Neftzger, Amy L. MA; Walker, Shannon MA
* Become familiar with the available tools for measuring health-related productivity loss, including the reasons why current approaches may not be appropriate for all jobs.
* Outline the authors' new Minimum Acceptance Performance methodology and its appropriate use, as part of a Multi-Method Approach, in measuring health-related productivity loss.
* Review the implications of the new methodology for measuring health-related productivity loss, including the balance between increased accuracy and increased costs.
Measuring health-related productivity loss (HRPL) has been the focus of employers, wellness, or health service providers, as well as researchers who strive to fully understand the return on investment of employee health programs. Recognizing the need to aggregate HRPL across different jobs and industries, several tools have been created to measure this construct on a global level in the form of absenteeism and presenteeism. However, while attempting to quantify HRPL, these measures may be producing biased estimates of productivity loss for certain types of jobs. It has long been recognized that employees do not equally contribute to organizational success, nor does each task an individual employee performs contribute equally to organizational success.1 In addition, there are some key sources of error that may be encountered during the process of measuring human performance2 that can be mitigated through the use of different measurement approaches. Therefore, in certain cases, it may be beneficial to reduce the potential for these types of measurement errors by accounting for the type of job, the type of tasks, and the repercussive effects of diminished performance.
In this article, we are introducing a modification to the current methodology that involves using a decision-based approach that takes into account the type of job and type of task to identify jobs for which a minimum acceptable performance strategy should be used to improve productivity loss estimates. The result of this adjustment to measurement is a more precise and valid quantification of HRPL for certain jobs. As part of our recommendations, we are proposing that the current tools continue to be used to measure productivity loss for situations in which they are appropriate, while also incorporating what we refer to as the minimum acceptable performance methodology for other types of jobs. In addition, we will explain why different methods are necessary and when each is appropriate. These two approaches to measurement (current tools and proposed methodology), when used appropriately in combination for different jobs as determined through a decision framework (also discussed later in this article), are what we refer to as the multi-method approach. We will also demonstrate through examples how the validity of HRPL measurement may be improved through utilization of this modified approach. However, before outlining the proposed methodology and decision framework, we will begin with a brief review of the current tools and why these may not be appropriate for all jobs.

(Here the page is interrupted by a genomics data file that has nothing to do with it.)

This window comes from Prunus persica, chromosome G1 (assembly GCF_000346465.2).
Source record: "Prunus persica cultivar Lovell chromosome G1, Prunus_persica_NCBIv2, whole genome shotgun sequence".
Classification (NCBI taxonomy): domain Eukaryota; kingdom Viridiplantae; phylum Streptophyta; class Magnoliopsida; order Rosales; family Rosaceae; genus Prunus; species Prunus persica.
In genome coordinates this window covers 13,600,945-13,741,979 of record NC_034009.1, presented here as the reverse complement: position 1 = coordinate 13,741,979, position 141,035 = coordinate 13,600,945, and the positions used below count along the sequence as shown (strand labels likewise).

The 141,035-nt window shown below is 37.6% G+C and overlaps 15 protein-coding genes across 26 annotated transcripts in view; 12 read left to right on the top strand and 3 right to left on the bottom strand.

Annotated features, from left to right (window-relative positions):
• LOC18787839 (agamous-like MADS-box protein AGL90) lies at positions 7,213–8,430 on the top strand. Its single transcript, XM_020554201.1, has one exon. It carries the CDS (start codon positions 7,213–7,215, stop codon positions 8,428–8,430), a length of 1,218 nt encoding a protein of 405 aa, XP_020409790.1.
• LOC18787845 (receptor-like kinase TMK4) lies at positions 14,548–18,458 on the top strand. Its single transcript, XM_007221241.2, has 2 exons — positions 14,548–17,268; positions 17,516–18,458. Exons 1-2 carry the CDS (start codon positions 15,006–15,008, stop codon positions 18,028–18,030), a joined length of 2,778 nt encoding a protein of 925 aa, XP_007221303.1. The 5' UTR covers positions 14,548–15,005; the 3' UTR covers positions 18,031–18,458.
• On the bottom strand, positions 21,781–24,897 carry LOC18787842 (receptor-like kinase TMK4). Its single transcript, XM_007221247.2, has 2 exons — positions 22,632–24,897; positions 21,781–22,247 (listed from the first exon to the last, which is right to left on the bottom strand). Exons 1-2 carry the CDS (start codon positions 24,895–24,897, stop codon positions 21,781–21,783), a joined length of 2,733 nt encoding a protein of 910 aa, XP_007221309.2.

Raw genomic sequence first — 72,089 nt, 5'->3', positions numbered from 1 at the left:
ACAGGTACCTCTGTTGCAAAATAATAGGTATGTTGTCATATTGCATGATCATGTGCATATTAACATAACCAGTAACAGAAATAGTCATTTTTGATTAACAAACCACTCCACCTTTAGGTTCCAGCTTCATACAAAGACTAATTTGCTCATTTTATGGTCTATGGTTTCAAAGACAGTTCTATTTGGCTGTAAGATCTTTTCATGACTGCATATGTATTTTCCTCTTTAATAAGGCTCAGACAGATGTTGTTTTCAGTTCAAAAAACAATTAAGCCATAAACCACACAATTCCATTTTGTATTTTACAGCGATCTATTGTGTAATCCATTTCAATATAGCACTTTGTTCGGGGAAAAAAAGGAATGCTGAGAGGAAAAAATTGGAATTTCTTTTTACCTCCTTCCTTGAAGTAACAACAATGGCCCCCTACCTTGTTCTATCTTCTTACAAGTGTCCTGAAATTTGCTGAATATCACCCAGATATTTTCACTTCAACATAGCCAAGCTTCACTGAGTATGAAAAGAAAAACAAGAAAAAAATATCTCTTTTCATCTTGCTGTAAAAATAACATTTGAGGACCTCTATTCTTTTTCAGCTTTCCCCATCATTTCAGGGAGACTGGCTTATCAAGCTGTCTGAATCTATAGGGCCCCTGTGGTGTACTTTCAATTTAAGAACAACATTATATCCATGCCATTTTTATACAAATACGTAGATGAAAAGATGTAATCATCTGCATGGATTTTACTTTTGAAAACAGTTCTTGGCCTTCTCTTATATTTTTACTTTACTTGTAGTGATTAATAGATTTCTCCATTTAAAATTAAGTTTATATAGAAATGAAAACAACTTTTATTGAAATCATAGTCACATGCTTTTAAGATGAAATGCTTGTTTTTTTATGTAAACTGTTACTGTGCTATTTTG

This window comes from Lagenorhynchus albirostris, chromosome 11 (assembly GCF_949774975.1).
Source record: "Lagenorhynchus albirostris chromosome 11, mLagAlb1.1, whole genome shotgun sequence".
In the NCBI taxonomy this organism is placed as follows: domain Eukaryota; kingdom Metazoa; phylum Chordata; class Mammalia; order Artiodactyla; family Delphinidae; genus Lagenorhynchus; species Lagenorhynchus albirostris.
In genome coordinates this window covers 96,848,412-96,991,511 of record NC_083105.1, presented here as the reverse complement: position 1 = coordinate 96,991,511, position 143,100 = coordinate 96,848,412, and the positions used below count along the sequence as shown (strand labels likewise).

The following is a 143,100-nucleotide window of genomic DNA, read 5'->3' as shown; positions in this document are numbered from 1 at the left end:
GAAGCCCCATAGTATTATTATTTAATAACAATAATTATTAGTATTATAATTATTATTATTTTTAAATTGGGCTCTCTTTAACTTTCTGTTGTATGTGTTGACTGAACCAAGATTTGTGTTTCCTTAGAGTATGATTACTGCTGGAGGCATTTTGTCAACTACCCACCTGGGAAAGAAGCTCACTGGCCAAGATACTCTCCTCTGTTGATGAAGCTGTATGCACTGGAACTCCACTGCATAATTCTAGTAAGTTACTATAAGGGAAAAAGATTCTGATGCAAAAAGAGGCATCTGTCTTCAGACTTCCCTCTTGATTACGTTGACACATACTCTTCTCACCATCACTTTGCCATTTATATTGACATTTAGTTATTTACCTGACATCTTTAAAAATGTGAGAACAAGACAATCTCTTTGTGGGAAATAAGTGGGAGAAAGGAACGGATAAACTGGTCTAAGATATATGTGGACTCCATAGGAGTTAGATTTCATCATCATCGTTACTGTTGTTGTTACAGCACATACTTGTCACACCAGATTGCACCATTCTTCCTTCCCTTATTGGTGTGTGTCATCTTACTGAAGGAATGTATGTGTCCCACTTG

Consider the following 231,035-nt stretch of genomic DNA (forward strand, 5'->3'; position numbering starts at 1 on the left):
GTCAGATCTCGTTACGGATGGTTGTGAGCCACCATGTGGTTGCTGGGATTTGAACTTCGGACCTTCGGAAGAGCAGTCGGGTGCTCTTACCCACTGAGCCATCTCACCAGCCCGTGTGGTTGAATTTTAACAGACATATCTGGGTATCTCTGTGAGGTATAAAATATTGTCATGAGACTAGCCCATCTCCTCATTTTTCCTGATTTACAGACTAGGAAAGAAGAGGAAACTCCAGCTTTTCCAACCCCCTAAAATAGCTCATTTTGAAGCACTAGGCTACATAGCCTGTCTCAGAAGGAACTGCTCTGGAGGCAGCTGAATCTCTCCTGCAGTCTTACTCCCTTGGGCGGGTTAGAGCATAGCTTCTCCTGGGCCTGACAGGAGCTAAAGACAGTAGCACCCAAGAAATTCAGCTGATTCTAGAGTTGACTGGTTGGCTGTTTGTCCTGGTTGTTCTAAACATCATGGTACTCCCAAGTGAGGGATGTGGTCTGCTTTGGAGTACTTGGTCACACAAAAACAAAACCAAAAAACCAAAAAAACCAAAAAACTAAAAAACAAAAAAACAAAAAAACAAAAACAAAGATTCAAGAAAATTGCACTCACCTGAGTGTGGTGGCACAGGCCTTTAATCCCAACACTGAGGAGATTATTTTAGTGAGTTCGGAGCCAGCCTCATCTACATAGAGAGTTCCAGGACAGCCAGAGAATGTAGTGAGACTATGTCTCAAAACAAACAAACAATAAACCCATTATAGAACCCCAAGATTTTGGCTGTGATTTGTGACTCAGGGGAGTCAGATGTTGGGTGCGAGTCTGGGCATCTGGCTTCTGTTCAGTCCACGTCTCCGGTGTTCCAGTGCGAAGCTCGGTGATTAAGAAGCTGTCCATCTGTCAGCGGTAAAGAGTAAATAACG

Current Measurement Instruments
There are a number of tools designed to assess an individual worker's level of absenteeism (days missed) or presenteeism (being at work, but performing at reduced capacity) due to health. For the most part, the current tools have followed the general health research model of measuring productivity loss through self-reported survey items concerning the number of days absent and using some form of a Likert rating scale to assess the impact of presenteeism. Although some of the measures ask about the degree, frequency, or percentage of work time during which health has adversely impacted overall job performance, other instruments ask the individual to focus specifically on the impact of health on the quality, quantity, or timeliness of work. A comparison of several commonly used tools is listed in Table 1.